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« Little D day | Main | Open book thread: In memoriam »

March 27, 2009

Eve of Destruction: Coronal Mass Ejection

Solarfilament One of the things that I want to see before I die is the Aurora Borealis (or its Antarctic equivalent, the Aurora Australis). But if the folks at NASA and the New Scientist are correct, seeing them may be the last thing I do, at least before my and everyone else's world falls apart.

Here's the scenario:

It is midnight on 22 September 2012 and the skies above Manhattan are filled with a flickering curtain of colourful light. Few New Yorkers have seen the aurora this far south but their fascination is short-lived. Within a few seconds, electric bulbs dim and flicker, then become unusually bright for a fleeting moment. Then all the lights in the state go out. Within 90 seconds, the entire eastern half of the US is without power.

A year later and millions of Americans are dead and the nation's infrastructure lies in tatters. The World Bank declares America a developing nation. Europe, Scandinavia, China and Japan are also struggling to recover from the same fateful event - a violent storm, 150 million kilometres away on the surface of the sun.

To understand how and why millions of us are going to die, first a primer: however peaceful and happy the Sun looks from 93 miles away, it is, as your science teachers told you, a giant ball of burning gas that ejects billions of tons of electrically charged particles every few hours, a.k.a. the solar wind.

The best-case scenario: every day about 1000 tons of these particles reach Earth, where most of them are deflected by our blessed magnetic field (magnetosphere) and "dragged through the atmosphere towards the poles." There, the particles collide with oxygen and nitrogen to produce the green and red lights of the aurora.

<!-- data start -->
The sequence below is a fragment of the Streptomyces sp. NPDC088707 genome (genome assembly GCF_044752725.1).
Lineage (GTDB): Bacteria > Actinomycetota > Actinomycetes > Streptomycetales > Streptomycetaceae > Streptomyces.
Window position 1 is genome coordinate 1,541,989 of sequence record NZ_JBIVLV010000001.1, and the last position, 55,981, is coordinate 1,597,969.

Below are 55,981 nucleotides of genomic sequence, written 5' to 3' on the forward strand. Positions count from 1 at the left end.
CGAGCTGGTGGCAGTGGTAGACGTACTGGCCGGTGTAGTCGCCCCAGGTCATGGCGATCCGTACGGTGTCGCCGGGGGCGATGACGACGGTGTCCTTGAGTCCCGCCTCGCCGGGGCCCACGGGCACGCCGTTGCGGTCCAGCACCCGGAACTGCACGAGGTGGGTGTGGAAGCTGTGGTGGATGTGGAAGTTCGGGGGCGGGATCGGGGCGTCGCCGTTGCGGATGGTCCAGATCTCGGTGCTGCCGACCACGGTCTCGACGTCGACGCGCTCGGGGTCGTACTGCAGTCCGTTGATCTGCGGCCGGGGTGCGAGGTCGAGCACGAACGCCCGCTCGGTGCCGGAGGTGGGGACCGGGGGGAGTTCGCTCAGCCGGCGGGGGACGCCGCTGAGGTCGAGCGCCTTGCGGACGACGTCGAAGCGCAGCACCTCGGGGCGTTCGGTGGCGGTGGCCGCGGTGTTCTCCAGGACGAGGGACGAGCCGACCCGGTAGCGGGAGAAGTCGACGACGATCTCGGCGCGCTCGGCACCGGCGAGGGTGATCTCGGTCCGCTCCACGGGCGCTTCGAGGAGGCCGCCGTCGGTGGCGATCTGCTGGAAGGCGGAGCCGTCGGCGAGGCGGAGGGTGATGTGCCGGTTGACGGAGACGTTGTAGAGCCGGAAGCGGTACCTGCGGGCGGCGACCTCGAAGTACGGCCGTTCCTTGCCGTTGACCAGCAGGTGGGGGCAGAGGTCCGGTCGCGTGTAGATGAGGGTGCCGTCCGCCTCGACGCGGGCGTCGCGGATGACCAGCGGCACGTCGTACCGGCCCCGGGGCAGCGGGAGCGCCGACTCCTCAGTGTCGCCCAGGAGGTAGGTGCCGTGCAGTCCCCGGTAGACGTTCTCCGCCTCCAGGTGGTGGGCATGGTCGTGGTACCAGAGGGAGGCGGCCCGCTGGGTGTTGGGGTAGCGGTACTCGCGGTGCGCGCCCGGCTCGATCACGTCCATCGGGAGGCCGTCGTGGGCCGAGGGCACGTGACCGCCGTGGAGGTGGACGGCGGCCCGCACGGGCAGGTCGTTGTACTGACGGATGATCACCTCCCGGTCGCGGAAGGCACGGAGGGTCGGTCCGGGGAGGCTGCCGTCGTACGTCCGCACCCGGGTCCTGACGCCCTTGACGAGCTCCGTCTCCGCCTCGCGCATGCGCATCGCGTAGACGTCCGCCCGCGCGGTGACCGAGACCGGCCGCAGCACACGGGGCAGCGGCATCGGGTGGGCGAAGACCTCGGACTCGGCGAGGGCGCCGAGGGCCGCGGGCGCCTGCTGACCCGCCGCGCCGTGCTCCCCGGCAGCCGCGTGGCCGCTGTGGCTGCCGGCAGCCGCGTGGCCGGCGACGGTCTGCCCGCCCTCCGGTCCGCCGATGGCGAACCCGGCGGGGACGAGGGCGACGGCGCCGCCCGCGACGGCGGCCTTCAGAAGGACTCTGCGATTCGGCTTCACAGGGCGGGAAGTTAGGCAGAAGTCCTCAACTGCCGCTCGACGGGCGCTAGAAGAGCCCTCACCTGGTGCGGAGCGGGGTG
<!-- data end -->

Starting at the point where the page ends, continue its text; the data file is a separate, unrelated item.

(Note, I said "most," not all. Some of the particles do get through. There's no end of speculation about their effects: everything from dropped cell phone calls to cancer to the genetic mutations that drive evolution has been linked by someone to these particles.)

The worse-case scenario is an especially vigorous bombardment that can play havoc with telecommunications and utilities, such as what happened on March 13, 1989 in Quebec:

On the evening of Monday, March 12 the vast cloud of solar plasma (a gas of electrically charged particles) finally struck Earth's magnetic field. The violence of this "geomagnetic storm" caused spectacular "northern lights" that could be seen as far south as Florida and Cuba. The magnetic disturbance was incredibly intense. It actually created electrical currents in the ground beneath much of North America. Just after 2:44 a.m. on March 13, the currents found a weakness in the electrical power grid of Quebec. In less than 2 minutes, the entire Quebec power grid lost power.

It wasn't only Quebec: "In space, some satellites actually tumbled out of control for several hours. NASA's TDRS-1 communication satellite recorded over 250 anomalies as high-energy particles invaded the satellite's sensitive electronics."

Then there's the worst-case scenario that has the folks at NASA and the New Scientist concerned:a coronal mass ejection on the order of the Carrington Event slams into the magnetosphere and compresses the sucker "like it was a balloon."

In 1859, the result was auroras that were visible at the Equator. This time, our technology creates a  potentially lethal vulnerability: the "rapid change of the direction and flux density of the magnetic field at Earth's surface" would "induce strong currents." Within 90 seconds, these "strong currents" would cut off the power to 130 million Americans and countless more people throughout the Northern Hemisphere.

Then it gets bad: 

Anyone living in a high-rise apartment, where water has to be pumped to reach them, would be cut off straight away. For the rest, drinking water will still come through the taps for maybe half a day. With no electricity to pump water from reservoirs, there is no more after that.